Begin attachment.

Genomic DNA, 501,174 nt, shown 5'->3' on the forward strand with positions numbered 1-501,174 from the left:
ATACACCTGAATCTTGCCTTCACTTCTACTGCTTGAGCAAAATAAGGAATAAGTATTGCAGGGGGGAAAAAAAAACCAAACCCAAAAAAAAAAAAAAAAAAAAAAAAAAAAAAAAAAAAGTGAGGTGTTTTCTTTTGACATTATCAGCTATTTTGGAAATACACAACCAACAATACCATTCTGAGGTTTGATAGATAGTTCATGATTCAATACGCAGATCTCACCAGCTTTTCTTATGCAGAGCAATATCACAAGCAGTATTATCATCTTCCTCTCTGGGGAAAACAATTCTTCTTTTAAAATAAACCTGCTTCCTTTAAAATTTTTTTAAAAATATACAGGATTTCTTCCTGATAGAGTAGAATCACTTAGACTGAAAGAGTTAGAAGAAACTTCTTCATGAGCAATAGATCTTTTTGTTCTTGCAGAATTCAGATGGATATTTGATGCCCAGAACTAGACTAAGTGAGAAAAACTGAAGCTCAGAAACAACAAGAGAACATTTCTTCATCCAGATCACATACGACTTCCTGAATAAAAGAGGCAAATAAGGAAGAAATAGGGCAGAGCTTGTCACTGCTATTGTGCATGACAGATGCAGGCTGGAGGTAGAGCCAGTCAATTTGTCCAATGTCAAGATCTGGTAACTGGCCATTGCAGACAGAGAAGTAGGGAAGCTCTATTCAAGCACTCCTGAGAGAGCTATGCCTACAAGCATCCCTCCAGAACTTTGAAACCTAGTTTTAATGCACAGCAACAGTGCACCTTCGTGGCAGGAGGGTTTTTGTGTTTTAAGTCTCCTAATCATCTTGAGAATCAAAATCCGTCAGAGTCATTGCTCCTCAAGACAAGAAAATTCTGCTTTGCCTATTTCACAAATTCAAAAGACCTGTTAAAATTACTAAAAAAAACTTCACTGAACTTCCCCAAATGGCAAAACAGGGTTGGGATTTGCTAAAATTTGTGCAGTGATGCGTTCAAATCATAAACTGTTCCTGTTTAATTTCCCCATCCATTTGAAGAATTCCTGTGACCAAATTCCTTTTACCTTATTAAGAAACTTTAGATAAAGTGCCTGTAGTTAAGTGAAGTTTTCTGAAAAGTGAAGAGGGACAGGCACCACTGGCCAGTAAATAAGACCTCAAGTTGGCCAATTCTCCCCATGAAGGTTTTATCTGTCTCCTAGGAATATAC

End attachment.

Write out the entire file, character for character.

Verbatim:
Genomic DNA, 501,174 nt, shown 5'->3' on the forward strand with positions numbered 1-501,174 from the left:
ATACACCTGAATCTTGCCTTCACTTCTACTGCTTGAGCAAAATAAGGAATAAGTATTGCAGGGGGGAAAAAAAAACCAAACCCAAAAAAAAAAAAAAAAAAAAAAAAAAAAAAAAAAAAGTGAGGTGTTTTCTTTTGACATTATCAGCTATTTTGGAAATACACAACCAACAATACCATTCTGAGGTTTGATAGATAGTTCATGATTCAATACGCAGATCTCACCAGCTTTTCTTATGCAGAGCAATATCACAAGCAGTATTATCATCTTCCTCTCTGGGGAAAACAATTCTTCTTTTAAAATAAACCTGCTTCCTTTAAAATTTTTTTAAAAATATACAGGATTTCTTCCTGATAGAGTAGAATCACTTAGACTGAAAGAGTTAGAAGAAACTTCTTCATGAGCAATAGATCTTTTTGTTCTTGCAGAATTCAGATGGATATTTGATGCCCAGAACTAGACTAAGTGAGAAAAACTGAAGCTCAGAAACAACAAGAGAACATTTCTTCATCCAGATCACATACGACTTCCTGAATAAAAGAGGCAAATAAGGAAGAAATAGGGCAGAGCTTGTCACTGCTATTGTGCATGACAGATGCAGGCTGGAGGTAGAGCCAGTCAATTTGTCCAATGTCAAGATCTGGTAACTGGCCATTGCAGACAGAGAAGTAGGGAAGCTCTATTCAAGCACTCCTGAGAGAGCTATGCCTACAAGCATCCCTCCAGAACTTTGAAACCTAGTTTTAATGCACAGCAACAGTGCACCTTCGTGGCAGGAGGGTTTTTGTGTTTTAAGTCTCCTAATCATCTTGAGAATCAAAATCCGTCAGAGTCATTGCTCCTCAAGACAAGAAAATTCTGCTTTGCCTATTTCACAAATTCAAAAGACCTGTTAAAATTACTAAAAAAAACTTCACTGAACTTCCCCAAATGGCAAAACAGGGTTGGGATTTGCTAAAATTTGTGCAGTGATGCGTTCAAATCATAAACTGTTCCTGTTTAATTTCCCCATCCATTTGAAGAATTCCTGTGACCAAATTCCTTTTACCTTATTAAGAAACTTTAGATAAAGTGCCTGTAGTTAAGTGAAGTTTTCTGAAAAGTGAAGAGGGACAGGCACCACTGGCCAGTAAATAAGACCTCAAGTTGGCCAATTCTCCCCATGAAGGTTTTATCTGTCTCCTAGGAATATAC